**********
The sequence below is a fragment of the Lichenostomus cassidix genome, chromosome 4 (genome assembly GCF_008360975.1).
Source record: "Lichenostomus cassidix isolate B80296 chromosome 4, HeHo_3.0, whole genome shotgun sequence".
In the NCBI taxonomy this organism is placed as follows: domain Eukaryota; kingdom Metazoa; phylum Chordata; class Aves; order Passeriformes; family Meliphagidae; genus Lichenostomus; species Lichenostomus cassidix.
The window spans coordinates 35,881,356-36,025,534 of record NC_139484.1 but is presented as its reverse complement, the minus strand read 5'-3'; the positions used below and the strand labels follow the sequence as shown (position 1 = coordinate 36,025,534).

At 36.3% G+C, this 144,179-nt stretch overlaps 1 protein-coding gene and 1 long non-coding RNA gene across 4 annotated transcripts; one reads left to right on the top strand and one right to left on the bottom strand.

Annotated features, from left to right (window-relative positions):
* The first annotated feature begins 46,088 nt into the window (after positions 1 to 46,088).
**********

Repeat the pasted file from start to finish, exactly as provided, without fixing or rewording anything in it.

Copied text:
The sequence below is a fragment of the Lichenostomus cassidix genome, chromosome 4 (genome assembly GCF_008360975.1).
Source record: "Lichenostomus cassidix isolate B80296 chromosome 4, HeHo_3.0, whole genome shotgun sequence".
In the NCBI taxonomy this organism is placed as follows: domain Eukaryota; kingdom Metazoa; phylum Chordata; class Aves; order Passeriformes; family Meliphagidae; genus Lichenostomus; species Lichenostomus cassidix.
The window spans coordinates 35,881,356-36,025,534 of record NC_139484.1 but is presented as its reverse complement, the minus strand read 5'-3'; the positions used below and the strand labels follow the sequence as shown (position 1 = coordinate 36,025,534).

At 36.3% G+C, this 144,179-nt stretch overlaps 1 protein-coding gene and 1 long non-coding RNA gene across 4 annotated transcripts; one reads left to right on the top strand and one right to left on the bottom strand.

Annotated features, from left to right (window-relative positions):
* The first annotated feature begins 46,088 nt into the window (after positions 1 to 46,088).